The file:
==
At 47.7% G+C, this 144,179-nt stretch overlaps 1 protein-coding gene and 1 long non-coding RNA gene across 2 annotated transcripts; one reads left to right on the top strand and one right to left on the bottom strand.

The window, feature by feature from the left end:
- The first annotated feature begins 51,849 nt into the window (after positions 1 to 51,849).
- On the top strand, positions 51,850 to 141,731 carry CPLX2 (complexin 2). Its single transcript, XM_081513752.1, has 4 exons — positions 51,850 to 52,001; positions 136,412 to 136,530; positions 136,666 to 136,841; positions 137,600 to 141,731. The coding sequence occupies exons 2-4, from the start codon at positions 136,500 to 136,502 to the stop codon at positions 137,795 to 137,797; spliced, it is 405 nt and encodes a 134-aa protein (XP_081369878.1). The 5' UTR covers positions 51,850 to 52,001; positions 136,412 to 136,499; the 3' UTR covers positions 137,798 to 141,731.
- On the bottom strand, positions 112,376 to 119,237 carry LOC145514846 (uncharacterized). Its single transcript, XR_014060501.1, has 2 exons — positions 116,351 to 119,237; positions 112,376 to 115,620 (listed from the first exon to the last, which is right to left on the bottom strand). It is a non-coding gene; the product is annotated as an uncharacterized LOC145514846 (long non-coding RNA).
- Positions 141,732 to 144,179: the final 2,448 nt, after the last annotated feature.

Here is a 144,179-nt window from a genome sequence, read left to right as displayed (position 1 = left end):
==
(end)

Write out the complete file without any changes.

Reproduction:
At 47.7% G+C, this 144,179-nt stretch overlaps 1 protein-coding gene and 1 long non-coding RNA gene across 2 annotated transcripts; one reads left to right on the top strand and one right to left on the bottom strand.

The window, feature by feature from the left end:
- The first annotated feature begins 51,849 nt into the window (after positions 1 to 51,849).
- On the top strand, positions 51,850 to 141,731 carry CPLX2 (complexin 2). Its single transcript, XM_081513752.1, has 4 exons — positions 51,850 to 52,001; positions 136,412 to 136,530; positions 136,666 to 136,841; positions 137,600 to 141,731. The coding sequence occupies exons 2-4, from the start codon at positions 136,500 to 136,502 to the stop codon at positions 137,795 to 137,797; spliced, it is 405 nt and encodes a 134-aa protein (XP_081369878.1). The 5' UTR covers positions 51,850 to 52,001; positions 136,412 to 136,499; the 3' UTR covers positions 137,798 to 141,731.
- On the bottom strand, positions 112,376 to 119,237 carry LOC145514846 (uncharacterized). Its single transcript, XR_014060501.1, has 2 exons — positions 116,351 to 119,237; positions 112,376 to 115,620 (listed from the first exon to the last, which is right to left on the bottom strand). It is a non-coding gene; the product is annotated as an uncharacterized LOC145514846 (long non-coding RNA).
- Positions 141,732 to 144,179: the final 2,448 nt, after the last annotated feature.

Here is a 144,179-nt window from a genome sequence, read left to right as displayed (position 1 = left end):